Maybe these dredges weren’t as popular or well-known as the ones you can drive right up to, but they had their share of visitors. I’ve hiked out to both of the dredges in question (I’m not sure who owned the land at the time, the trails to the dredges were not signed or marked when I visited. I did hear that someone later put up a “no trespassing” sign at Dredge #5 after it became popular with geocachers) (Update: the BLM says that they don’t own or manage the land). I enjoyed seeing these somewhat forgotten mining relics in-situ, as they were left at the end of mining work, with trees growing up through them and wildlife inhabiting the interior.  It felt like a much more authentic experience than queing up with a group of Florida tourists to visit some sanitized, OSHA-approved, restored commercial attraction (No offense to the owners of Dredge #8, but I always preferred the rusty abandoned dredges and never got around to visiting their touristy one). I particularly liked the journals of dredge movements, weather, and other comments written on the interior walls with chalk by workers in the 1930s. All of which is gone now. It isn’t even a win for the environment, looking at recent aerial photos, I see that whoever pulled the dredges out bulldozed their way through and generally tore up the areas, leaving landscapes that look more like a gravel pit than the quiet 2nd-growth forest that used to surround these machines.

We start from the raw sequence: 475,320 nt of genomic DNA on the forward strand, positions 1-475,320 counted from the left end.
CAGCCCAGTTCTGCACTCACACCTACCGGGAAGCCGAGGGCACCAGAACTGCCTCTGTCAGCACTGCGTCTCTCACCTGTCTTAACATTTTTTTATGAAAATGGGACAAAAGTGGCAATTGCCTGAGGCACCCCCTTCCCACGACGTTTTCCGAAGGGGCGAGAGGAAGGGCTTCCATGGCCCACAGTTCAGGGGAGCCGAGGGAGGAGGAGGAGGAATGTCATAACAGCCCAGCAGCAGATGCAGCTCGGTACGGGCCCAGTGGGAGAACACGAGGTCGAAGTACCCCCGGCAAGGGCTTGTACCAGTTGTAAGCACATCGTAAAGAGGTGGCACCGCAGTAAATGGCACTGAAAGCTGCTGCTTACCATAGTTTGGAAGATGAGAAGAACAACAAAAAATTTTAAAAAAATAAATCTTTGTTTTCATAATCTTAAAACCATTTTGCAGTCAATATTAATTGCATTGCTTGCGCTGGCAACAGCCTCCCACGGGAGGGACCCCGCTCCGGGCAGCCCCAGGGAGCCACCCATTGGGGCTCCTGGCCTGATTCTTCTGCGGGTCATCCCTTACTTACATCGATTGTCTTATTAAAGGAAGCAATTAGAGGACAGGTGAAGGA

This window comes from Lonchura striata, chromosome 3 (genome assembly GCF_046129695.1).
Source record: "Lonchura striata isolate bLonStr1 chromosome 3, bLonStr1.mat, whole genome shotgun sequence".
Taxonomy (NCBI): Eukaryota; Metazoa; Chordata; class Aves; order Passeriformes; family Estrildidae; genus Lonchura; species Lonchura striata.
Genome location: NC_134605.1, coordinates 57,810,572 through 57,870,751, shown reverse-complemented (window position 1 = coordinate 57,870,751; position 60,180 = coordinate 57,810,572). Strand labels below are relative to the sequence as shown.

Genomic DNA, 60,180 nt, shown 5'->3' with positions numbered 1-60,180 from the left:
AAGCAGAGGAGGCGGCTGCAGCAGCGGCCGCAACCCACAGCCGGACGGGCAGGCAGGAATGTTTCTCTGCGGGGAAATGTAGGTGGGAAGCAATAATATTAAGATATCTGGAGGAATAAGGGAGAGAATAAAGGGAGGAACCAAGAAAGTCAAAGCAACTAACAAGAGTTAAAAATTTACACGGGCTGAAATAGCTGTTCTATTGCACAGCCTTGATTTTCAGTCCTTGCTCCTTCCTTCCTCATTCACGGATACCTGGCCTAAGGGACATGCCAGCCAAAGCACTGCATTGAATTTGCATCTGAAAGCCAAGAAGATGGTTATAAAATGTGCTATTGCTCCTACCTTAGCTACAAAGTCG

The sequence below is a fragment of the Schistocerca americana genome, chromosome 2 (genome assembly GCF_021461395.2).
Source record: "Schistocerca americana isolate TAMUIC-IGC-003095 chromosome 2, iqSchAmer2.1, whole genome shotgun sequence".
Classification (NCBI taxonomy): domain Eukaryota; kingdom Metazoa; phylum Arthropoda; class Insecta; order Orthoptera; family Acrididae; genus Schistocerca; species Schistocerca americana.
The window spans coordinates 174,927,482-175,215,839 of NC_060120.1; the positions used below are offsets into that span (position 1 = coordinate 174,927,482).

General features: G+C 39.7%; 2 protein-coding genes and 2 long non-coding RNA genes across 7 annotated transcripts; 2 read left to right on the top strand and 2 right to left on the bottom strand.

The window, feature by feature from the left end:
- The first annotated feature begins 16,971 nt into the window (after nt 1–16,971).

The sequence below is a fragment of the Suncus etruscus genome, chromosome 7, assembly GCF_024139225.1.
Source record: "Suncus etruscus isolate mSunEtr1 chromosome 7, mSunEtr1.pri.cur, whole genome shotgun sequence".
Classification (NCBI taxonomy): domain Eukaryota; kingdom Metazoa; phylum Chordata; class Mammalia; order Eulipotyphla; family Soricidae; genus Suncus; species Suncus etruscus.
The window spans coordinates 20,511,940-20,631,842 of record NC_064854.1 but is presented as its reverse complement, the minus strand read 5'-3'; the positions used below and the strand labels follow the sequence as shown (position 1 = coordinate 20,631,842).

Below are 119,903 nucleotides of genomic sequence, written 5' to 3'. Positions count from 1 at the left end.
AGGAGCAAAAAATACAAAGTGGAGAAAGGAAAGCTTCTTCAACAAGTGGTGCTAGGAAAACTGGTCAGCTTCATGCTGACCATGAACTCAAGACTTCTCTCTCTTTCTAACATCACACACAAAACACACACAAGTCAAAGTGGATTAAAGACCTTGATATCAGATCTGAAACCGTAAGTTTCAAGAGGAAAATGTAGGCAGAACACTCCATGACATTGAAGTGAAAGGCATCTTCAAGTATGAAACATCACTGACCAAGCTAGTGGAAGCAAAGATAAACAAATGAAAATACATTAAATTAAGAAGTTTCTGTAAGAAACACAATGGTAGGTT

before-after
Dredge #5 site before and after. Click for full size.

Here’s one of my own photos of #5: